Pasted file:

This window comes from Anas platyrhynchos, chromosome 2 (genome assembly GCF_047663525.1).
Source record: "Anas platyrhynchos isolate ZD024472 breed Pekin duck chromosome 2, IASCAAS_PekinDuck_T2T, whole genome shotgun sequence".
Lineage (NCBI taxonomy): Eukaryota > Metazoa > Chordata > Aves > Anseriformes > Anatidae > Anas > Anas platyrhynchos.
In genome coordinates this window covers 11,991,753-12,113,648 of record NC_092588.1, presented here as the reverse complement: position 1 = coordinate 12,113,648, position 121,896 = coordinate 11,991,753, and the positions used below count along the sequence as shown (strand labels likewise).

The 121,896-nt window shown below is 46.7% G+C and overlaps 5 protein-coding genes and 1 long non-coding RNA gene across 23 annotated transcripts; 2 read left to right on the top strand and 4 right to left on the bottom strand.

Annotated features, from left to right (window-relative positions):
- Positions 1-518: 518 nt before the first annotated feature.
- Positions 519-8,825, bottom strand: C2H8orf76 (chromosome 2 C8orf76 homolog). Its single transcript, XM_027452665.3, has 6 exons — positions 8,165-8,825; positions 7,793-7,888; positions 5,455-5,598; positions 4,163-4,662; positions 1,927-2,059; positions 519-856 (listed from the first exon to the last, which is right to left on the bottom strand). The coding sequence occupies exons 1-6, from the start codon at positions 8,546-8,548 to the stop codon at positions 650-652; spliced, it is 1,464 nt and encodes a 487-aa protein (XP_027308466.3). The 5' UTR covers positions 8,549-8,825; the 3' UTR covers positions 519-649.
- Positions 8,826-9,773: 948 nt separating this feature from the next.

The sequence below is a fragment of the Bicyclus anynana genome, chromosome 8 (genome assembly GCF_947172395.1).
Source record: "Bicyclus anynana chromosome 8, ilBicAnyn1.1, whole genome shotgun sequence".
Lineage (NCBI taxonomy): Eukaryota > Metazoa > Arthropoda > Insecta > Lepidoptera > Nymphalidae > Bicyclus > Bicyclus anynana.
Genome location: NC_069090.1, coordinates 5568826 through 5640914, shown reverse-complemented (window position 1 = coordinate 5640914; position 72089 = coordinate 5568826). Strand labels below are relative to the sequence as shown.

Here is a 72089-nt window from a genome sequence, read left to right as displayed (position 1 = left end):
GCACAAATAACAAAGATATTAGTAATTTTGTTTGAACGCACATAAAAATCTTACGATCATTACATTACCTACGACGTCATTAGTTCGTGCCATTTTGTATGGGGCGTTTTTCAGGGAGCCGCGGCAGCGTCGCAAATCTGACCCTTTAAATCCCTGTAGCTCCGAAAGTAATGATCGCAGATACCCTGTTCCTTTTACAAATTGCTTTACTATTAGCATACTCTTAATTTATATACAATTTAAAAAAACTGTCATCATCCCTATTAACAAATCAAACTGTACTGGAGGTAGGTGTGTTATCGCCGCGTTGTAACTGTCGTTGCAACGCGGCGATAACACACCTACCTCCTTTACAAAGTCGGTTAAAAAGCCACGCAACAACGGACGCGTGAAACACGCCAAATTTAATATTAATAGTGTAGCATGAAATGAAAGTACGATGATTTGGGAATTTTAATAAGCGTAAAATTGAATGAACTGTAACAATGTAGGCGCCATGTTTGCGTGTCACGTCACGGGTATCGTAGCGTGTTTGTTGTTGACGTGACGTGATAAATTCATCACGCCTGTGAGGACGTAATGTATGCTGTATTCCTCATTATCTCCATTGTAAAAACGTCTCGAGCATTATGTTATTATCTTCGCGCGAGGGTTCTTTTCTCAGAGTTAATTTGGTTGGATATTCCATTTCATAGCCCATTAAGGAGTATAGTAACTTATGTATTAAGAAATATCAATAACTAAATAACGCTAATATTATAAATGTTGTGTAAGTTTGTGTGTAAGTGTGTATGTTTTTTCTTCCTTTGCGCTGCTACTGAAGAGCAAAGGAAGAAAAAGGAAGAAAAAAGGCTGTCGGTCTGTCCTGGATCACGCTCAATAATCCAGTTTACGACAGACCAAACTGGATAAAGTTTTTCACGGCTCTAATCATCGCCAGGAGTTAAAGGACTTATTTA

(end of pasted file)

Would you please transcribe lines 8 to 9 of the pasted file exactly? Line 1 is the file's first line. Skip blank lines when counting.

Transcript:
- Positions 519-8,825, bottom strand: C2H8orf76 (chromosome 2 C8orf76 homolog). Its single transcript, XM_027452665.3, has 6 exons — positions 8,165-8,825; positions 7,793-7,888; positions 5,455-5,598; positions 4,163-4,662; positions 1,927-2,059; positions 519-856 (listed from the first exon to the last, which is right to left on the bottom strand). The coding sequence occupies exons 1-6, from the start codon at positions 8,546-8,548 to the stop codon at positions 650-652; spliced, it is 1,464 nt and encodes a 487-aa protein (XP_027308466.3). The 5' UTR covers positions 8,549-8,825; the 3' UTR covers positions 519-649.
- Positions 8,826-9,773: 948 nt separating this feature from the next.